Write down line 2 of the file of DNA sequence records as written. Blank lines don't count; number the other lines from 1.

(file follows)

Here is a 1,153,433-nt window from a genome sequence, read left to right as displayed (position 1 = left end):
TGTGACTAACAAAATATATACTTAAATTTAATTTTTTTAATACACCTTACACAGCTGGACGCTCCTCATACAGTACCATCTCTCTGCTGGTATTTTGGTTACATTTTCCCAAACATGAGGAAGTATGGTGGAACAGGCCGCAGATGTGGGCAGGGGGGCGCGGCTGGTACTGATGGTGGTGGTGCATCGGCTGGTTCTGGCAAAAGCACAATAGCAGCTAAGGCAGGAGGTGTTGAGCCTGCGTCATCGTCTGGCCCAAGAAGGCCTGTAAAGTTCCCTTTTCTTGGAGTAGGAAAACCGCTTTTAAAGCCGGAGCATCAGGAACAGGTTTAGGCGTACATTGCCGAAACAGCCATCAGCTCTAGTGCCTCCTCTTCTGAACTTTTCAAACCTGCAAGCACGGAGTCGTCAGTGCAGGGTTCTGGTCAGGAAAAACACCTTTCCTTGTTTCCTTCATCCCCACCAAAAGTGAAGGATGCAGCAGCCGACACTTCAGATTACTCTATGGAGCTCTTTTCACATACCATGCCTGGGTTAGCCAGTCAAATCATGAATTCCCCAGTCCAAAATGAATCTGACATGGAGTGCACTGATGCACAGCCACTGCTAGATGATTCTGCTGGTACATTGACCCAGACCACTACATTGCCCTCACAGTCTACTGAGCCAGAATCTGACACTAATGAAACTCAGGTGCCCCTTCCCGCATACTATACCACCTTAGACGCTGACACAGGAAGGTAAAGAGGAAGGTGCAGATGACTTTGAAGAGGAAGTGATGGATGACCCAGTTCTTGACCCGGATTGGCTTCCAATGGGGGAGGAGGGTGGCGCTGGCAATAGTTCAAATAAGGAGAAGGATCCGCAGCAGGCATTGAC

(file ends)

TGTGACTAACAAAATATATACTTAAATTTAATTTTTTTAATACACCTTACACAGCTGGACGCTCCTCATACAGTACCATCTCTCTGCTGGTATTTTGGTTACATTTTCCCAAACATGAGGAAGTATGGTGGAACAGGCCGCAGATGTGGGCAGGGGGGCGCGGCTGGTACTGATGGTGGTGGTGCATCGGCTGGTTCTGGCAAAAGCACAATAGCAGCTAAGGCAGGAGGTGTTGAGCCTGCGTCATCGTCTGGCCCAAGAAGGCCTGTAAAGTTCCCTTTTCTTGGAGTAGGAAAACCGCTTTTAAAGCCGGAGCATCAGGAACAGGTTTAGGCGTACATTGCCGAAACAGCCATCAGCTCTAGTGCCTCCTCTTCTGAACTTTTCAAACCTGCAAGCACGGAGTCGTCAGTGCAGGGTTCTGGTCAGGAAAAACACCTTTCCTTGTTTCCTTCATCCCCACCAAAAGTGAAGGATGCAGCAGCCGACACTTCAGATTACTCTATGGAGCTCTTTTCACATACCATGCCTGGGTTAGCCAGTCAAATCATGAATTCCCCAGTCCAAAATGAATCTGACATGGAGTGCACTGATGCACAGCCACTGCTAGATGATTCTGCTGGTACATTGACCCAGACCACTACATTGCCCTCACAGTCTACTGAGCCAGAATCTGACACTAATGAAACTCAGGTGCCCCTTCCCGCATACTATACCACCTTAGACGCTGACACAGGAAGGTAAAGAGGAAGGTGCAGATGACTTTGAAGAGGAAGTGATGGATGACCCAGTTCTTGACCCGGATTGGCTTCCAATGGGGGAGGAGGGTGGCGCTGGCAATAGTTCAAATAAGGAGAAGGATCCGCAGCAGGCATTGAC